I had done some work at a typical school and was amazed at how difficult it was for the entire class to pay attention for more than a few minutes (if so long!) I had a conversation with the principal as well and we were trying to figure out the reasons for this: was it because of all the electronics children are now using instead of going outside? Parents spending less time with their children? Foods? There are too many variables to pinpoint any one cause.
Nevertheless, there IS a difference between typical inattention and something more serious. While Attention Deficit Hyperactivity Disorder (ADHD) seems to be a buzz-word these days, there are several other causes of a child's inability to focus - environmental factors, sleep, diet, sensory processing issues, hearing issues, cognitive issues, to name a few. Here's a very quick and non-exhaustive guide to know if your child's attention problems may be atypical and require further investigation:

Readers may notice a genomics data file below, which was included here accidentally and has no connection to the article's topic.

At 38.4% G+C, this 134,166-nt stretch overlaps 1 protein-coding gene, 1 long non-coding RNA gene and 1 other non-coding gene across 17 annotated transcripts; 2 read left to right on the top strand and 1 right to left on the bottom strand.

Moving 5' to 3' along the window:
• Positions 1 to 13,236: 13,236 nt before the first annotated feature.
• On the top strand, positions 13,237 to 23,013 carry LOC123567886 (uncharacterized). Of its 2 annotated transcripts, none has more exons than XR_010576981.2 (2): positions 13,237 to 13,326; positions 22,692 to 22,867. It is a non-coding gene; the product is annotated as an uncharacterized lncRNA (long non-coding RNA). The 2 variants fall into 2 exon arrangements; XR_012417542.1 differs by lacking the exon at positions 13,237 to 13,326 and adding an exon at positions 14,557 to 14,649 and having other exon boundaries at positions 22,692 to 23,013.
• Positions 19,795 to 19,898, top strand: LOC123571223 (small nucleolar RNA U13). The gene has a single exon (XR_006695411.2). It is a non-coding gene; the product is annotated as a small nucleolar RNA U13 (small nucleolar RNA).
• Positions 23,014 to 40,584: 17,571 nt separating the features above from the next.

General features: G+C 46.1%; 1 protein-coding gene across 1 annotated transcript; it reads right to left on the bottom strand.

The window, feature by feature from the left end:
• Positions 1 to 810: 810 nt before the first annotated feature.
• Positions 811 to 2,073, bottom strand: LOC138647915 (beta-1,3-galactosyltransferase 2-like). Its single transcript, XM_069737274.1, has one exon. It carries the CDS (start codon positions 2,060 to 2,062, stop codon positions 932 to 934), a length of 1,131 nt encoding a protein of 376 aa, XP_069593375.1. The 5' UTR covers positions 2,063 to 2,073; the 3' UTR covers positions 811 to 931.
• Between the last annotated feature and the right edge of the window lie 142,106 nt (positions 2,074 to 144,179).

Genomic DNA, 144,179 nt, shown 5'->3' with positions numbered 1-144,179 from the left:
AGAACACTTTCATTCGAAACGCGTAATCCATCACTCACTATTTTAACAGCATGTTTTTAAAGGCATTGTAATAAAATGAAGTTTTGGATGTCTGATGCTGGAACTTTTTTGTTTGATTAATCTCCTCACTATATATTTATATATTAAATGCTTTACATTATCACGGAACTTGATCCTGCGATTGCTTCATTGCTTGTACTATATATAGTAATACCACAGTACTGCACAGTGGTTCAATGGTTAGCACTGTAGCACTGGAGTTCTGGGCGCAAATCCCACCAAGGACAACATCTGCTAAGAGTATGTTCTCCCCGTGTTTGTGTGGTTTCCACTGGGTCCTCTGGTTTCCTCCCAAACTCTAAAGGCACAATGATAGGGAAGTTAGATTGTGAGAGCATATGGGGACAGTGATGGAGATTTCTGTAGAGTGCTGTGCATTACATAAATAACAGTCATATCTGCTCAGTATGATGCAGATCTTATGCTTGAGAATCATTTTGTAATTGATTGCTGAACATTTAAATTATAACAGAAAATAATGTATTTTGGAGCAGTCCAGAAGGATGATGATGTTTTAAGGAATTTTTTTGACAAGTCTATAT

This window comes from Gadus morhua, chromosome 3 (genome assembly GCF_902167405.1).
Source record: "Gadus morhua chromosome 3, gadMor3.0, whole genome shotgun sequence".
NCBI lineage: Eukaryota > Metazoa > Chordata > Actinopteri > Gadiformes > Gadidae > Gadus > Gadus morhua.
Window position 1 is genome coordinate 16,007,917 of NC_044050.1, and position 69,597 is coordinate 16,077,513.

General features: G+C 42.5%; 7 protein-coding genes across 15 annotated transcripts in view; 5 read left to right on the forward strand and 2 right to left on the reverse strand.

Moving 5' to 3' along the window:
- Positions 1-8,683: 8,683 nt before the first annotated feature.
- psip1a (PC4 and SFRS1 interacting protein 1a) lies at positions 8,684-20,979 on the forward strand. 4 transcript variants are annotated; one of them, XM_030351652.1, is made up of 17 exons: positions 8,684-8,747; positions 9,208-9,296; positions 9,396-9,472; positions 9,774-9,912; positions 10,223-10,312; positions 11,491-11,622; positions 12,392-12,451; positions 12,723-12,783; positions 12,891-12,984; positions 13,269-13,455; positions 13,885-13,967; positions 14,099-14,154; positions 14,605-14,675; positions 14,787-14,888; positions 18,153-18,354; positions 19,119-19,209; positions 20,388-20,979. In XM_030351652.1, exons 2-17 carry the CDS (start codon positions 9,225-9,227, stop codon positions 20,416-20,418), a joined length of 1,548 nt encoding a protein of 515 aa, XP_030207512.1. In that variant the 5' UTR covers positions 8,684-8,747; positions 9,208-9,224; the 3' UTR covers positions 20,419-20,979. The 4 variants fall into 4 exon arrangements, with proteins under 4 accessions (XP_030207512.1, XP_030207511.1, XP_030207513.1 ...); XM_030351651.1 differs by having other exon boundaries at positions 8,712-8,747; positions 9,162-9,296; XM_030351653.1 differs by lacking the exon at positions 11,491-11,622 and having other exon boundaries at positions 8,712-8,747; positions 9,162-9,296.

1. For school-aged children, inability to attend to a task or activity for longer than 5-10 minutes (TV/tablets/electronic games are not applicable here).
2. The child may "zone out" or daydream more than other children.
3. The child may be disorganised - making lots of mistakes, forgetting things, having trouble finishing school work or tasks, and difficulty following directions.
4. The child may fidget frequently - constantly on the go, playing with something in the hands, mouthing objects (including chewing clothes or other inappropriate items).
5. The child appears to not hear you when you talk, even though you know there are no underlying hearing issues.
6. Difficulty following directions with multiple steps (including routines such as getting ready for school).
So as you can see, attention problems have a wide range of causes and symptoms. If you think your child may be having any difficulty, it's worth finding out more information so that you can take steps to improve it.